We biked across the IJsselmeer on a second dike, but we'll save that tale for the next blog.  Today we'll take you down the river itself past the densest collection of historic towns in the Netherlands, thanks to that 650-year period in which oceangoing ships could travel through the Zuiderzee and up the IJssel.  Seven cities along the IJssel joined the Hanseatic League and grew rich through trade in the 14th & 15th centuries.  We visited the five largest of them.

We started by biking across the river near Arnhem, where 4 separate bridges stand, cheek by jowl, to carry trains, motor vehicles and bikes.  On the far shore was the next part of our route, a road on top of the river dike.  These are quite common in Holland and often, as here, allow car traffic, which is never bothersome as so few cars use it.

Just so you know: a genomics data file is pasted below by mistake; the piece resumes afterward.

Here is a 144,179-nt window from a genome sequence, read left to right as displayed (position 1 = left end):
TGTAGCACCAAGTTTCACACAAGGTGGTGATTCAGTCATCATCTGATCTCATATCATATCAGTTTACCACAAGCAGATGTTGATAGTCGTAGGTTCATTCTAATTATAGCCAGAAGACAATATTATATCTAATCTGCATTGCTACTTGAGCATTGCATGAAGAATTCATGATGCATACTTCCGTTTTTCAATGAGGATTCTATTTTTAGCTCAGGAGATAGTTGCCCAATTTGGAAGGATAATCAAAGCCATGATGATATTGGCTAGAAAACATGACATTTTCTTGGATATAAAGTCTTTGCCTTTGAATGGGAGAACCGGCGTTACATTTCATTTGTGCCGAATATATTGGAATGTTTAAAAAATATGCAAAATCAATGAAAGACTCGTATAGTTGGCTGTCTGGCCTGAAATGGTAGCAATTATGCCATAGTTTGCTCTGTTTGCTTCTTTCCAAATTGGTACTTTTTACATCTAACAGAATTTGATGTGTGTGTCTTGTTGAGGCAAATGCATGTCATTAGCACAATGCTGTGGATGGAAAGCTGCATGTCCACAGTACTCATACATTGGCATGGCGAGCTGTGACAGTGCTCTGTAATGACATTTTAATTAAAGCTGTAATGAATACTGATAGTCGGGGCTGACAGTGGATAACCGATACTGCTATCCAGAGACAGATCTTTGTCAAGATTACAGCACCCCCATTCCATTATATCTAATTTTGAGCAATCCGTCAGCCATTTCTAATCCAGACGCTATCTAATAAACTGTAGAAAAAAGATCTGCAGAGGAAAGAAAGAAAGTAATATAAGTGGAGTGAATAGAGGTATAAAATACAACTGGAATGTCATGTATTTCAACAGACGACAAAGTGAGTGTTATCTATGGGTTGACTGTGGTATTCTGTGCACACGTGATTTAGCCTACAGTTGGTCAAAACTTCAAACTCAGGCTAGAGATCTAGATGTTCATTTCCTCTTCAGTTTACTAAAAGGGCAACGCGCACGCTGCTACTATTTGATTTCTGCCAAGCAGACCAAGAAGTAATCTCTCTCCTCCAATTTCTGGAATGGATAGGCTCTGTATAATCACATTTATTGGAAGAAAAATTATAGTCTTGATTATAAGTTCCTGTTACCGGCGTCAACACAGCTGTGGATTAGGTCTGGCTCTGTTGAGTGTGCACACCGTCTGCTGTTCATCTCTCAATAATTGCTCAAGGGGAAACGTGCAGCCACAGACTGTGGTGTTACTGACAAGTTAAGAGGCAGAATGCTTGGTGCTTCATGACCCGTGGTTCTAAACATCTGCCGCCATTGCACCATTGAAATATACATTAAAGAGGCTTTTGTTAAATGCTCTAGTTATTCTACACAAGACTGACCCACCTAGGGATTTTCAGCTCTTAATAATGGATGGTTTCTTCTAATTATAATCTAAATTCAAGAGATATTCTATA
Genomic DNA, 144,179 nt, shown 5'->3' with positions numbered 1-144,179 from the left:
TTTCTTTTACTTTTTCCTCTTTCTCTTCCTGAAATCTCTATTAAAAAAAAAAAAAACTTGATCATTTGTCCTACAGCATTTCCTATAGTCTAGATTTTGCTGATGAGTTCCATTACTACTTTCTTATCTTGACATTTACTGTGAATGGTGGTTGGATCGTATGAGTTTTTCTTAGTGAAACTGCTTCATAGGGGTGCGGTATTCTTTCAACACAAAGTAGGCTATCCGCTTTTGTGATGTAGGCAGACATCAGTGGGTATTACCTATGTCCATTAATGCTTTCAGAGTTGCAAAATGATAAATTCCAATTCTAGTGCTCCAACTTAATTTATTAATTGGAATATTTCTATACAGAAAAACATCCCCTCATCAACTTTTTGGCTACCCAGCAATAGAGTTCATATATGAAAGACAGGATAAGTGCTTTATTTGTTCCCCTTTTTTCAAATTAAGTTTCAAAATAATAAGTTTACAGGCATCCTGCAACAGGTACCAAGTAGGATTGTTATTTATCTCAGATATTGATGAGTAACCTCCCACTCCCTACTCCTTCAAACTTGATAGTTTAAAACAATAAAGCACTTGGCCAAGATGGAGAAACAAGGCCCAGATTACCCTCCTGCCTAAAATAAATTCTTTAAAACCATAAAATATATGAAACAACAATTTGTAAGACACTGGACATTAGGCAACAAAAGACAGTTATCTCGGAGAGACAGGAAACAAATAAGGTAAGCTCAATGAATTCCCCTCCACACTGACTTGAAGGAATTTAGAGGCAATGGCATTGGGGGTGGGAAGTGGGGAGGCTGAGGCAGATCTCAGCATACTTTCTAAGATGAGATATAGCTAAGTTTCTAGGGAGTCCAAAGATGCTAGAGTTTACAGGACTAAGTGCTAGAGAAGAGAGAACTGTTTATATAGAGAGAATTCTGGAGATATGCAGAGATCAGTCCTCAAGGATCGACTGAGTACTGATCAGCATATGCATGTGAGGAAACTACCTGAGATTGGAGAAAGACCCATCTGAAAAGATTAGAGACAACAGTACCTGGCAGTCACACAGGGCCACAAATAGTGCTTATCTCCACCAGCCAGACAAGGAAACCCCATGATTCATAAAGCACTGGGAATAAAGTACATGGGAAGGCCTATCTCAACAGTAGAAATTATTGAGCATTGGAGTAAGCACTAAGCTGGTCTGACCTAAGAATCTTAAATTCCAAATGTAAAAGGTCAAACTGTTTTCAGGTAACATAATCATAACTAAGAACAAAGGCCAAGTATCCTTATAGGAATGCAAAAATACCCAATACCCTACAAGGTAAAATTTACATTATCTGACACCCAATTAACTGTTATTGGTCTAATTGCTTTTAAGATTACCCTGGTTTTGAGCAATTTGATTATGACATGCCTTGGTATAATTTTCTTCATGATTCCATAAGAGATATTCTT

After a bit our route turned left and over a veerooster.  It means cattle grill, so-called because it looks like what meat used to be grilled on over an open fire.  In fact, you almost always see sheep, not cattle, being contained by rooster, and today was no different.  What you also don't see on dikes is lawn mowers, other than this four-legged version.

Our first Hanzestad, or Hanseatic city, was Doesburg.  It was the smallest, perhaps because it was the furthest from the sea, but it nonetheless has what is reputed to be the oldest Waag in the Netherlands.  A Waag is a weigh house, where a government official would weigh cheese or other goods, which buyers and sellers could then know was reliable.  Like many Waags, it has become a quaint and cosy restaurant.